Grand Council Treaty 3 Grand Chief Diane Kelly has raised concerns about the Special Investigation Unit’s findings in the June 7 shooting of Helen Proulx in Kenora.
“I have two questions that I want answers to,” Kelly said in an Aug. 3 press release. “First, why did the female officer tend to a domestic violence call with no backup? Second, would it not be better policy and safer for the public for officers to have Taser guns accessible rather than only handguns.”
Kelly also raised questions identified in the SIU report which asked why the off-duty Ontario Provincial Police officers at the scene failed to take notes immediately following the incident and why the OPP failed to notify the SIU immediately following the shooting as they are expected to do.
“The public has the right to know what kind of service it is purchasing from the OPP and if the OPP’s policies and practices will continue to be detrimental not only to the public’s safety but also to its own officers,” Kelly said.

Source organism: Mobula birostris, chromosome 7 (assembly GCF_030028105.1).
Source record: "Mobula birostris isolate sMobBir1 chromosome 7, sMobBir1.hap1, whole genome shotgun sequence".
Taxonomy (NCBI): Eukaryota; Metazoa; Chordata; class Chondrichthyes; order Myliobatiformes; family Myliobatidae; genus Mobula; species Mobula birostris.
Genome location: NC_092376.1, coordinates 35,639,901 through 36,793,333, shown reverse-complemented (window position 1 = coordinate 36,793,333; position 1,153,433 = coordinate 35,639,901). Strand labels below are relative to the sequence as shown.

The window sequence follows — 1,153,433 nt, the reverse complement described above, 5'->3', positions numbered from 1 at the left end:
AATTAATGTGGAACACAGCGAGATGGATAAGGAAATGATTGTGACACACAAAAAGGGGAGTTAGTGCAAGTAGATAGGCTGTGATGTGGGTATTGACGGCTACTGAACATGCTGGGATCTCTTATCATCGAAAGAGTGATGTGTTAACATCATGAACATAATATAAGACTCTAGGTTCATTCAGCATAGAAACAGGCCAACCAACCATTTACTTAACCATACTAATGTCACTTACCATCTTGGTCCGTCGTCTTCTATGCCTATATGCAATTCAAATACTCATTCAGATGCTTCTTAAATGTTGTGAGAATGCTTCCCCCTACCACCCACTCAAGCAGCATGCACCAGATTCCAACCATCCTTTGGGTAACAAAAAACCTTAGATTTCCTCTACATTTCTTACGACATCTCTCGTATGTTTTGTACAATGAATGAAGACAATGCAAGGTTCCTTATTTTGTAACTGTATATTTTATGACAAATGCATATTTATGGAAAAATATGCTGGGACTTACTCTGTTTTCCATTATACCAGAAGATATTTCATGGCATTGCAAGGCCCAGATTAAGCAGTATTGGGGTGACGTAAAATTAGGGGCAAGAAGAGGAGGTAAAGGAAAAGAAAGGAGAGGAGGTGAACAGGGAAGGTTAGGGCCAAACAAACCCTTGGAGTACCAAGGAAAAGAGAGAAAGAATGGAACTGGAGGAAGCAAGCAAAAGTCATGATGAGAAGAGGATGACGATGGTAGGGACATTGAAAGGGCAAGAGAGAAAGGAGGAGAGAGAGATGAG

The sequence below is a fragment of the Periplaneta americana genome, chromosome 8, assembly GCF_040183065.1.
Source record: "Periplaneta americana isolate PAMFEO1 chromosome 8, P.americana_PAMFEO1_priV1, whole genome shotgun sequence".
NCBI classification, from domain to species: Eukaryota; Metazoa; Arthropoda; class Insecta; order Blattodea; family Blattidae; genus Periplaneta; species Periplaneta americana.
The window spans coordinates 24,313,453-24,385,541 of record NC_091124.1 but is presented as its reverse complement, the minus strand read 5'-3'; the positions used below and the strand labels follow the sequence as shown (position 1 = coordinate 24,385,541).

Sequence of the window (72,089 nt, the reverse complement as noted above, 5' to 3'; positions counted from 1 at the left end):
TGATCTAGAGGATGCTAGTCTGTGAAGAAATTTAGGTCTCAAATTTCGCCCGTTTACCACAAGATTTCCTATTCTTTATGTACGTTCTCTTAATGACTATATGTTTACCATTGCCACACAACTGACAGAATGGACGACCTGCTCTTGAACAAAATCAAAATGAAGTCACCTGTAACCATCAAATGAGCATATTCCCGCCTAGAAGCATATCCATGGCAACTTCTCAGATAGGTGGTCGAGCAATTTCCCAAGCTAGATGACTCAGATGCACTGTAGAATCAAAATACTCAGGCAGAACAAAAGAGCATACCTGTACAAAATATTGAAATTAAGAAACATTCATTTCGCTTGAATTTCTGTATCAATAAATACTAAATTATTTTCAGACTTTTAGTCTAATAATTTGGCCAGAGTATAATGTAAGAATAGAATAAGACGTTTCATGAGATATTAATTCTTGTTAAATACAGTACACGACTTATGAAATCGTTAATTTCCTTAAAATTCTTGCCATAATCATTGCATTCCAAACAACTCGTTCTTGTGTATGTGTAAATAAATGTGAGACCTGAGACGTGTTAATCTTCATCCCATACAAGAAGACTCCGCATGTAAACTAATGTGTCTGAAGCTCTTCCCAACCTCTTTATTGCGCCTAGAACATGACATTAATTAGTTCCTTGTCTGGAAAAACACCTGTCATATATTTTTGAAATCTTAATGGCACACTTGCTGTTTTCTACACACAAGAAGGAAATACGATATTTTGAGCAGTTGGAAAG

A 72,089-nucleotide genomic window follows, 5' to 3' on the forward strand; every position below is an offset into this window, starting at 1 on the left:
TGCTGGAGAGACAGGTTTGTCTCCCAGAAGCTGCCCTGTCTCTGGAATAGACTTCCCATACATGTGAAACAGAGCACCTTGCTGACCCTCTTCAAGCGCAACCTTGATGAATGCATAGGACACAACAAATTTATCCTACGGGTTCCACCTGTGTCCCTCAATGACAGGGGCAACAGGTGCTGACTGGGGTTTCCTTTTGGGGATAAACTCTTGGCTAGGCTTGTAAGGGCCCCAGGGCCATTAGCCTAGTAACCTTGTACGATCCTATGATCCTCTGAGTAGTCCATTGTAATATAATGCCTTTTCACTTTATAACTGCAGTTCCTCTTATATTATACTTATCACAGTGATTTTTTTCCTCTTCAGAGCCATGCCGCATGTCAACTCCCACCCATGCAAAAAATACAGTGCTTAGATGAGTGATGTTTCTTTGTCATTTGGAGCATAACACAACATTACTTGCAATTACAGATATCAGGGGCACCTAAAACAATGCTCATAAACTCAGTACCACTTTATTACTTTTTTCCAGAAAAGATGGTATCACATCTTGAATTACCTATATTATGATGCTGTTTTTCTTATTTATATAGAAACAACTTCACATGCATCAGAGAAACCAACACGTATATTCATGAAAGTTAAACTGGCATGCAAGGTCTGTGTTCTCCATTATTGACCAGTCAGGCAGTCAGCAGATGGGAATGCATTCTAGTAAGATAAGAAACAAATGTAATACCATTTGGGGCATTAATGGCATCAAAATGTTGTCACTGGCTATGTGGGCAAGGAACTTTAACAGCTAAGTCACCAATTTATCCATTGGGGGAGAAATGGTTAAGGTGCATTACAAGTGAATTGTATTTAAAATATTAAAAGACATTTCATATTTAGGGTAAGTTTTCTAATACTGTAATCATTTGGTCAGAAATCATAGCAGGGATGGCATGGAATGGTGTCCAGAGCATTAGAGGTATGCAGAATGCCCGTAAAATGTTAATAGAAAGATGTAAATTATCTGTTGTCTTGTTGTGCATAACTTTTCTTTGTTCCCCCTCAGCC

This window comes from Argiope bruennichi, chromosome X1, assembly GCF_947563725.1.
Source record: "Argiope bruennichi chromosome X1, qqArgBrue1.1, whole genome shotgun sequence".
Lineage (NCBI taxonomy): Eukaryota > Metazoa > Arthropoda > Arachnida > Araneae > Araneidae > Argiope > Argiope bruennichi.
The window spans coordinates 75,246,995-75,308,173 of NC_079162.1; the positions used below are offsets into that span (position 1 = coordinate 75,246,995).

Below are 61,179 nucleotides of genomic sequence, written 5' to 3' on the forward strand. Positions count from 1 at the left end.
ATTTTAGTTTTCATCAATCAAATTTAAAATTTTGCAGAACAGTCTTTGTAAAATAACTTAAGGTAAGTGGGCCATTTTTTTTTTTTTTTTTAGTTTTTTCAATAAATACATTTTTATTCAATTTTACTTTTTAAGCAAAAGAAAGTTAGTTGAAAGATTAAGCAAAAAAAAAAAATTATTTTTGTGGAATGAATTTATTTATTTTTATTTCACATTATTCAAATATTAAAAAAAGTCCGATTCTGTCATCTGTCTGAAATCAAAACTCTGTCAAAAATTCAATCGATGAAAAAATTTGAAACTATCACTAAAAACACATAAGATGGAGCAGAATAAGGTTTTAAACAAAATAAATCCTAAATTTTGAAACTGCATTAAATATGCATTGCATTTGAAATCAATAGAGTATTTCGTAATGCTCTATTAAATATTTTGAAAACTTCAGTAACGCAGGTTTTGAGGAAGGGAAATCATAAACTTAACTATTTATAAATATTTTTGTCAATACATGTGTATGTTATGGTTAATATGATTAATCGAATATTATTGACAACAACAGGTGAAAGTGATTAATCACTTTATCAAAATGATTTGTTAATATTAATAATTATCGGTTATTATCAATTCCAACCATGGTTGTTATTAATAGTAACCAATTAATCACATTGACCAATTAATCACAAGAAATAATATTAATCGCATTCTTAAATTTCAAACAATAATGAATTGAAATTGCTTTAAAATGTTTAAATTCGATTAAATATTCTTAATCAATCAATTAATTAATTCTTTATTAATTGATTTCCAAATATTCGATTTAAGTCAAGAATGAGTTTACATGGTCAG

Kelly said she is committed to finding answers to her questions on behalf of Proulx, her family and Treaty 3 community members.
If she doesn’t get answers from the new OPP Commissioner Chris Lewis or Ontario’s Attorney General Chris Bentley, Kelly said she will personally file a complaint with the Independent Police Review Director to find the answers she is seeking and use the system to make changes to the OPP’s policies and practices.
Kelly said she had not received any responses by Aug. 17.
An SIU representative said the SIU conducts criminal investigations, including whether an officer was justified in using force given the circumstances at the time, and does not comment on policing policy issues.
“With regards to the notes, the director was able to garner enough information in this incident to make an informed decision because of the statements provided by four civilian witnesses who each gave largely consistent statements,” said Monica Hudon of SIU communications. “The notes are a component of the investigation and it is crucial that they be given independently and contemporaneously to the event.”
Hudon said there is a higher likelihood of accuracy if people note their memories of incidents by themselves right away after an event.
“As with any investigation, the earlier we start our investigation, the better,” Hudon said. “The problem with not being notified promptly is that by the time we arrive at the scene the scene is no longer as fresh as it was and witnesses could have left.”
The Attorney General and the OPP Commissioner did not provide comments as of press time.
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